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 September 21, 2020

As City Budgets Shrink, It’s Time to Rethink Recycling Programs written by Howard Husock and John Tierney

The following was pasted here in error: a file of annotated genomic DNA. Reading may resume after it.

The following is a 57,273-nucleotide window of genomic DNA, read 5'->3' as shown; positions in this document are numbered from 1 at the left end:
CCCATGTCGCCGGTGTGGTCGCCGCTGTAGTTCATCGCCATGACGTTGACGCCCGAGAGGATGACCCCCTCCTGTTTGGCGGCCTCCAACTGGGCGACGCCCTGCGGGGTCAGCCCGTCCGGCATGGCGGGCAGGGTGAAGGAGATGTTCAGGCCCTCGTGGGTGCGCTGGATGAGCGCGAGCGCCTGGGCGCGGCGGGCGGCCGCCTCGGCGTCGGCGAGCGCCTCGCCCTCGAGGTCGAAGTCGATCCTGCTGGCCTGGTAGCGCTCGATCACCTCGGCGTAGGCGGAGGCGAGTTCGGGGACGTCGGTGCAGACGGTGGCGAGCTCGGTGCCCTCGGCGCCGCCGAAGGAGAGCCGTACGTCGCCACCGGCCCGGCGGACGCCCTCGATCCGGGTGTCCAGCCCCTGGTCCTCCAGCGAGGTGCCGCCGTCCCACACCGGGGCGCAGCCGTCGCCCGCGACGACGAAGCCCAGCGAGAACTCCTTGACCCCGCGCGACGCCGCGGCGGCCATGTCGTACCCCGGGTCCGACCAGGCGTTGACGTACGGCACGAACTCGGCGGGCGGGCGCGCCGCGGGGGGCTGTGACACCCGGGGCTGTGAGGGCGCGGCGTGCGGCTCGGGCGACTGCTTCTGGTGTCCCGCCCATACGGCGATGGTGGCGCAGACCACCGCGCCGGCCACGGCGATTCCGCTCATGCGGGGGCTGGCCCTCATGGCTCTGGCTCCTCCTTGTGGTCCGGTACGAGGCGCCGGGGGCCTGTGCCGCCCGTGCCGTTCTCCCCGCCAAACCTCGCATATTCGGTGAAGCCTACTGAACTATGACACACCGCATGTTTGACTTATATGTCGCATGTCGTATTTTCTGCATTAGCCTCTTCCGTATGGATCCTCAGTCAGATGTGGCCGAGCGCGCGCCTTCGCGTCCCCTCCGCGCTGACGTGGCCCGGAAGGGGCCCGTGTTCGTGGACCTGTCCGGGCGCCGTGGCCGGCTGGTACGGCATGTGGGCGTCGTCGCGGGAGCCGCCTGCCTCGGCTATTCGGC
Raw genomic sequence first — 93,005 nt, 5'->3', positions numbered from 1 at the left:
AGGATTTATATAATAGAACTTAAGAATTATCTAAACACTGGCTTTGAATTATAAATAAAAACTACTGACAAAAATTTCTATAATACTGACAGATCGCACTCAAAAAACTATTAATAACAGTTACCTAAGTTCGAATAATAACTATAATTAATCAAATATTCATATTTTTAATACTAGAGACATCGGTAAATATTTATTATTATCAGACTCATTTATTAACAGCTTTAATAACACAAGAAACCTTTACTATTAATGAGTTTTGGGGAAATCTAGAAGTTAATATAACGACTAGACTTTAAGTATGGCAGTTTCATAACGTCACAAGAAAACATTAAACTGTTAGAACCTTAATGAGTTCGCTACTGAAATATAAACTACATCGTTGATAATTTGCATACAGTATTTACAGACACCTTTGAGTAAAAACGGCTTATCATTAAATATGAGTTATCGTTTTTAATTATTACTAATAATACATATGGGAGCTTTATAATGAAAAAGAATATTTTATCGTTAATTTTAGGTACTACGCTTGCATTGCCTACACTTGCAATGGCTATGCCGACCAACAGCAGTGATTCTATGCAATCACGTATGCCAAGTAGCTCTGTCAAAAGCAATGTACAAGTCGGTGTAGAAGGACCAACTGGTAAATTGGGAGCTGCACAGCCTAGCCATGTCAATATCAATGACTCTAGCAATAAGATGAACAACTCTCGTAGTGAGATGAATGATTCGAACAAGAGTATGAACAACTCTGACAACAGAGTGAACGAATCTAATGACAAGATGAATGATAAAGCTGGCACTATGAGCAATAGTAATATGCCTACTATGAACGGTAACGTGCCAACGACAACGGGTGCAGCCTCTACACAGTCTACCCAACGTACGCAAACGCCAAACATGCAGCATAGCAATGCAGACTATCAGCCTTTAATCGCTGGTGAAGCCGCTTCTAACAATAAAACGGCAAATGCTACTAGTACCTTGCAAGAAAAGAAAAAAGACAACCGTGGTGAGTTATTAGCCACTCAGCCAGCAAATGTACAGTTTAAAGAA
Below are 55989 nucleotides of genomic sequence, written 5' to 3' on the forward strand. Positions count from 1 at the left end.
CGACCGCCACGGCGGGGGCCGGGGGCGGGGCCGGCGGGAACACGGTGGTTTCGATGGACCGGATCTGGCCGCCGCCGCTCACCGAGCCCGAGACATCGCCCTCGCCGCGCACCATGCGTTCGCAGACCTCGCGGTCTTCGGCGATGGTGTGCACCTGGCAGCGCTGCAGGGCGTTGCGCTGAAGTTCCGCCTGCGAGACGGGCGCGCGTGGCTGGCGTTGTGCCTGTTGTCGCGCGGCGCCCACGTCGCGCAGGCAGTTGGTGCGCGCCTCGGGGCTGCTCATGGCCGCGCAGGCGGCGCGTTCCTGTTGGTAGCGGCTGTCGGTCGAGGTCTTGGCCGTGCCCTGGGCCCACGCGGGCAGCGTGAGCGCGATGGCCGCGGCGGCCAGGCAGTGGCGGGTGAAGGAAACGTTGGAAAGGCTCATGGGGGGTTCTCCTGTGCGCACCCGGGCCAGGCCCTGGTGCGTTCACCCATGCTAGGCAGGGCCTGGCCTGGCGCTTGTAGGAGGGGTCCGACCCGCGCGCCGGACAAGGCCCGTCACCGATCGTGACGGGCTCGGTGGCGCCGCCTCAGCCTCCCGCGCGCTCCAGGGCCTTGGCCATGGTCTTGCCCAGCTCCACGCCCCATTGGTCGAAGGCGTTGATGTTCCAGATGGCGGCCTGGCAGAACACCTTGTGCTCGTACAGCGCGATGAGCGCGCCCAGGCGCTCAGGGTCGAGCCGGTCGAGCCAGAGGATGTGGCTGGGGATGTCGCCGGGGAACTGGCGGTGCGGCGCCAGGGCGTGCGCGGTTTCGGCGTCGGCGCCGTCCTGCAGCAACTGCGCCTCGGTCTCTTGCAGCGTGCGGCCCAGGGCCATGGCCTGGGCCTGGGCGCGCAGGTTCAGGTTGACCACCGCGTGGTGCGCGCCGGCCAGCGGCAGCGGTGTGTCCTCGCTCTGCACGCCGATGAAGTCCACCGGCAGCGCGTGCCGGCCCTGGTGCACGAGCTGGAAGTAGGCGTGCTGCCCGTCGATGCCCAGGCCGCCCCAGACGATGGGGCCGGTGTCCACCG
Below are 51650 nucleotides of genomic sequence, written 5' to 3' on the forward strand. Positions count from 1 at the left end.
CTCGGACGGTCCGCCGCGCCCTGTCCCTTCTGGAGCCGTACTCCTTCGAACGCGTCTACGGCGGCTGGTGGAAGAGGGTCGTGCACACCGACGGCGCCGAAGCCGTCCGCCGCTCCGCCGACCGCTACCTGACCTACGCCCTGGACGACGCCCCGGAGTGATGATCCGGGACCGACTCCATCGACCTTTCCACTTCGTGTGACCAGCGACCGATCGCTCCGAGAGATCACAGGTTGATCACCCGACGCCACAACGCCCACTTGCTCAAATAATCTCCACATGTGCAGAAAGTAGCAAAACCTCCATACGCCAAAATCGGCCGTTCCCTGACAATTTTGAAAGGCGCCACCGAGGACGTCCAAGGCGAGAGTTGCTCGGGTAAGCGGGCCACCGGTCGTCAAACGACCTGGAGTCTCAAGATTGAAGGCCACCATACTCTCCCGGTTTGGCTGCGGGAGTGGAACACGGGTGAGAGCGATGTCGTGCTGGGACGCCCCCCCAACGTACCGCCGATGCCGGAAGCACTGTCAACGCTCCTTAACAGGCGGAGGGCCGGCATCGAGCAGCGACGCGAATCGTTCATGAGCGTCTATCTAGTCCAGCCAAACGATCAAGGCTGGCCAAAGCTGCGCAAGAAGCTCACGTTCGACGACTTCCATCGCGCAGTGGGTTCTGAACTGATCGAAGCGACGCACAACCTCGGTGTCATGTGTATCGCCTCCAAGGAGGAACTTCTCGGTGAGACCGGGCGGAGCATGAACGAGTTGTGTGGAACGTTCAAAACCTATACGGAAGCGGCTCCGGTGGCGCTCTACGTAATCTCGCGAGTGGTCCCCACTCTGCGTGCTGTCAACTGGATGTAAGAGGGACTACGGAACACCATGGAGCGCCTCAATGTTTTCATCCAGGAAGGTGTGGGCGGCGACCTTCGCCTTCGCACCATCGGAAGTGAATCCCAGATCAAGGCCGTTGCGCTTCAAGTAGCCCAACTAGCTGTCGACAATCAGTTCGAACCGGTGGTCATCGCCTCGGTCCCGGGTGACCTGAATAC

The city of Rye, NY, with just 15,000 residents, spends some $500,000 annually to collect recyclables. In Boston, the city’s recycling contract calls for it to pay between $125 to $160 per ton to dispose of recyclables, compared with just $80 per ton for general trash. Dallas, the city with the rosiest recycling finances of the municipalities analyzed in the Manhattan Institute study, spends $14 million annually on separate collection—a cost which homeowners absorb—thanks to a long-term fixed-price contract and a landfill owned by the city itself. “The current economics of it, absolutely, it would make more sense to landfill,” says Tim Oliver, the head of the city’s Department of Sanitation Services. “I think that’s the case across the country—or the world for that matter—in most cases.”